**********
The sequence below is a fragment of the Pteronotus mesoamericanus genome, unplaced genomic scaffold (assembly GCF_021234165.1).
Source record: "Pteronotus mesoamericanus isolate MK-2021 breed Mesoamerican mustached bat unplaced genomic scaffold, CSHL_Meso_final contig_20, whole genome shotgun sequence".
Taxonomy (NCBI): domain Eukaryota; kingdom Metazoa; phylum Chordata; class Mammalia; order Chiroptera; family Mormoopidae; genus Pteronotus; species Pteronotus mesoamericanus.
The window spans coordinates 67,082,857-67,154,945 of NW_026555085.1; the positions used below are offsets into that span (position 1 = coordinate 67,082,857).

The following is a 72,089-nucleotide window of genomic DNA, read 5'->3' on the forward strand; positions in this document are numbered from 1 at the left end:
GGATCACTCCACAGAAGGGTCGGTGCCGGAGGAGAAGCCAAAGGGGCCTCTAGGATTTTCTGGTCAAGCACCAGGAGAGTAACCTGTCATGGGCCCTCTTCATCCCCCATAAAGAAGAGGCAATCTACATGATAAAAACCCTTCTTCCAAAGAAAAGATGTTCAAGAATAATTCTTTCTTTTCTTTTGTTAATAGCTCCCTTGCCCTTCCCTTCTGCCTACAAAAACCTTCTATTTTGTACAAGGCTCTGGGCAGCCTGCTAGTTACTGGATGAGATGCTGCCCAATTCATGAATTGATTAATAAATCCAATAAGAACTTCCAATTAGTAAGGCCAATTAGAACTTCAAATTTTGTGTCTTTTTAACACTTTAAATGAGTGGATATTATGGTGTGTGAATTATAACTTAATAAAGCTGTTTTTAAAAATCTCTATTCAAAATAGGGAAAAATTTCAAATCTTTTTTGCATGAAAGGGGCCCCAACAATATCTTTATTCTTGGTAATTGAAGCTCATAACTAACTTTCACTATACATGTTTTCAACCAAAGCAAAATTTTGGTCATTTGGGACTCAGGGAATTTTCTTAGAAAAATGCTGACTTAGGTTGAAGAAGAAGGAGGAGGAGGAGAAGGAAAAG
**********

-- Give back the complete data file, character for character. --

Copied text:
The sequence below is a fragment of the Pteronotus mesoamericanus genome, unplaced genomic scaffold (assembly GCF_021234165.1).
Source record: "Pteronotus mesoamericanus isolate MK-2021 breed Mesoamerican mustached bat unplaced genomic scaffold, CSHL_Meso_final contig_20, whole genome shotgun sequence".
Taxonomy (NCBI): domain Eukaryota; kingdom Metazoa; phylum Chordata; class Mammalia; order Chiroptera; family Mormoopidae; genus Pteronotus; species Pteronotus mesoamericanus.
The window spans coordinates 67,082,857-67,154,945 of NW_026555085.1; the positions used below are offsets into that span (position 1 = coordinate 67,082,857).

The following is a 72,089-nucleotide window of genomic DNA, read 5'->3' on the forward strand; positions in this document are numbered from 1 at the left end:
GGATCACTCCACAGAAGGGTCGGTGCCGGAGGAGAAGCCAAAGGGGCCTCTAGGATTTTCTGGTCAAGCACCAGGAGAGTAACCTGTCATGGGCCCTCTTCATCCCCCATAAAGAAGAGGCAATCTACATGATAAAAACCCTTCTTCCAAAGAAAAGATGTTCAAGAATAATTCTTTCTTTTCTTTTGTTAATAGCTCCCTTGCCCTTCCCTTCTGCCTACAAAAACCTTCTATTTTGTACAAGGCTCTGGGCAGCCTGCTAGTTACTGGATGAGATGCTGCCCAATTCATGAATTGATTAATAAATCCAATAAGAACTTCCAATTAGTAAGGCCAATTAGAACTTCAAATTTTGTGTCTTTTTAACACTTTAAATGAGTGGATATTATGGTGTGTGAATTATAACTTAATAAAGCTGTTTTTAAAAATCTCTATTCAAAATAGGGAAAAATTTCAAATCTTTTTTGCATGAAAGGGGCCCCAACAATATCTTTATTCTTGGTAATTGAAGCTCATAACTAACTTTCACTATACATGTTTTCAACCAAAGCAAAATTTTGGTCATTTGGGACTCAGGGAATTTTCTTAGAAAAATGCTGACTTAGGTTGAAGAAGAAGGAGGAGGAGGAGAAGGAAAAG